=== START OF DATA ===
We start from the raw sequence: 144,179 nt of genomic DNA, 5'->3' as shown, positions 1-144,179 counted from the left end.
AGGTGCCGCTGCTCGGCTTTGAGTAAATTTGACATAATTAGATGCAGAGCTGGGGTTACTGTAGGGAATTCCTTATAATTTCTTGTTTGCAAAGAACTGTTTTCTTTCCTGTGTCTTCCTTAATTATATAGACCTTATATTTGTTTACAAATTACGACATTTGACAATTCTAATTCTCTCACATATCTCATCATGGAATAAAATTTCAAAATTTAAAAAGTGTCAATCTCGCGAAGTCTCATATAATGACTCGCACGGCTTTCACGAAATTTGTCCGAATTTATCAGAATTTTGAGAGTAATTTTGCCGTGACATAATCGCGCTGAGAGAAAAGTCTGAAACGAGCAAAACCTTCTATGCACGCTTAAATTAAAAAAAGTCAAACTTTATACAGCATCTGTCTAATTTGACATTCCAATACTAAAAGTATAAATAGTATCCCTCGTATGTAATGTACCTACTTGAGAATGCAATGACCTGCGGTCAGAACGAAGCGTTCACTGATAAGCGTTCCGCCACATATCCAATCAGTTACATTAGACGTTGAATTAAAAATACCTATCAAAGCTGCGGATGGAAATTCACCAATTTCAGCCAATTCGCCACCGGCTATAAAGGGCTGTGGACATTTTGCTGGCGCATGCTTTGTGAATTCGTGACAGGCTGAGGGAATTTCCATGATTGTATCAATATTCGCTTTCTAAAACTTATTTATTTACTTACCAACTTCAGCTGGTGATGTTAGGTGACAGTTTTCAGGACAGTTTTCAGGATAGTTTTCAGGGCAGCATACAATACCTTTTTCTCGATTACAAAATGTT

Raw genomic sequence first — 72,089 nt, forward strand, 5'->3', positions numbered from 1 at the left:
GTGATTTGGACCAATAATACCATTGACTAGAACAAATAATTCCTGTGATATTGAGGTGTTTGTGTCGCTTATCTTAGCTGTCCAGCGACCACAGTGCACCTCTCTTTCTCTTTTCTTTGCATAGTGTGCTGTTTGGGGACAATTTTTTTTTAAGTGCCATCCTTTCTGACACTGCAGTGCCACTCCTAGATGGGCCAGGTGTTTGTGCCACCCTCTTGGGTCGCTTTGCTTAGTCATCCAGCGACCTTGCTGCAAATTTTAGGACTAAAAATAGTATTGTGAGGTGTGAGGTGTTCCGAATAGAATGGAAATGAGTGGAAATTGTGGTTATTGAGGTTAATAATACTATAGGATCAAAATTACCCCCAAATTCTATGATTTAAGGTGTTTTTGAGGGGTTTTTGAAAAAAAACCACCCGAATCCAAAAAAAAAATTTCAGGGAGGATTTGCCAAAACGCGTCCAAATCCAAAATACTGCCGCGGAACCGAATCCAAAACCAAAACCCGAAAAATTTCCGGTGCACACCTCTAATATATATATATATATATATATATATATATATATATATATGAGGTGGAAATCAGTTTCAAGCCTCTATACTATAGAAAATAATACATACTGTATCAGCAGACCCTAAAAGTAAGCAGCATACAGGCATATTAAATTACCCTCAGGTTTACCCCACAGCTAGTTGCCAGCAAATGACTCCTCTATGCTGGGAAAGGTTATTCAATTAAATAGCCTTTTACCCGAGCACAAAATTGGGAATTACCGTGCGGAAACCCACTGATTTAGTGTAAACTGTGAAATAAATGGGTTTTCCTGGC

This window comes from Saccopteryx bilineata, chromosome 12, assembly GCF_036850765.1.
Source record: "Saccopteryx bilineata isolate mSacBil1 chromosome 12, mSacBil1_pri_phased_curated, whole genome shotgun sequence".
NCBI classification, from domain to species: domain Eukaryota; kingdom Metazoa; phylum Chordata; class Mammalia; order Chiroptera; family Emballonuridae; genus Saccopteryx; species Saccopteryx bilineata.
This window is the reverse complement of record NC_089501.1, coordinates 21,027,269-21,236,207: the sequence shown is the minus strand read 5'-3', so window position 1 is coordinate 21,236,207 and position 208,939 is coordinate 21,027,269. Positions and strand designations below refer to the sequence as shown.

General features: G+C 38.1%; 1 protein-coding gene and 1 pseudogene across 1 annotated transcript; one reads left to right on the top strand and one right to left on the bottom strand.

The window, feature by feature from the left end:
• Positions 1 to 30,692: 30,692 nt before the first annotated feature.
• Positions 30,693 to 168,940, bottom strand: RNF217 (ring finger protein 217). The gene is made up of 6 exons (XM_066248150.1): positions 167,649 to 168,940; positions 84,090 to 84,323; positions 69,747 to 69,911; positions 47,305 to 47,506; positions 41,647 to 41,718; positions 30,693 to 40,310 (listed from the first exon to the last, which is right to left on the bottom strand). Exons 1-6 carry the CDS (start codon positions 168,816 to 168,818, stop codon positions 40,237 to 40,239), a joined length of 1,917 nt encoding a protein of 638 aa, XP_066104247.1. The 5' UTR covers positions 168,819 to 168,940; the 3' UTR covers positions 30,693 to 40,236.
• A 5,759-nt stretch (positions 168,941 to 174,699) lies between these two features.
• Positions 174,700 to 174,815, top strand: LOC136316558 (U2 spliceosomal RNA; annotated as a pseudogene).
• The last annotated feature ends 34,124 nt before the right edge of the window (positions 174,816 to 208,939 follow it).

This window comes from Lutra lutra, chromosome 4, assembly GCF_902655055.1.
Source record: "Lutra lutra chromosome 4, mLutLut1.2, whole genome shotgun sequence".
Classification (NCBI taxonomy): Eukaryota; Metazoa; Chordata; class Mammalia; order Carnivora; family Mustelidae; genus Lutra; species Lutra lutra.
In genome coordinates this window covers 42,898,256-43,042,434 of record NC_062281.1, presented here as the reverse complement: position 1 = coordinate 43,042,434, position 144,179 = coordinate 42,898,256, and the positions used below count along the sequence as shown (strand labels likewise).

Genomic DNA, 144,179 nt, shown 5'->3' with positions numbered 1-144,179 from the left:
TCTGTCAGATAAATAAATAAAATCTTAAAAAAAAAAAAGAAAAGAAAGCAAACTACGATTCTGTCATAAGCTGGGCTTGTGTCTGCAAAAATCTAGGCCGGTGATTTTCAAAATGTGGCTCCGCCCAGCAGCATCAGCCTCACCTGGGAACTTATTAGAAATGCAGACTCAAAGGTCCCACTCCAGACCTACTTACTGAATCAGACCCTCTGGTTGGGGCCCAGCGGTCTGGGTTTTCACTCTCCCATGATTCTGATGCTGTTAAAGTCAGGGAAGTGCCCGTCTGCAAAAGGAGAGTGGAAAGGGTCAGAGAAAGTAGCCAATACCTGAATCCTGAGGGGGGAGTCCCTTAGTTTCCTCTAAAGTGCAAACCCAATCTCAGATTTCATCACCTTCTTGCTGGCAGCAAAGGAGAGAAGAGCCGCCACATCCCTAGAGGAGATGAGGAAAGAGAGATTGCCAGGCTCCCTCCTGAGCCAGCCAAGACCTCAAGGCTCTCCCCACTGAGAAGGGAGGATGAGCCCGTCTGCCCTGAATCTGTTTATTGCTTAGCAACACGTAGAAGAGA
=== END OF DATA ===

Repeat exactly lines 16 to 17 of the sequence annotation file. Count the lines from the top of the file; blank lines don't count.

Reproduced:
This window comes from Lutra lutra, chromosome 4, assembly GCF_902655055.1.
Source record: "Lutra lutra chromosome 4, mLutLut1.2, whole genome shotgun sequence".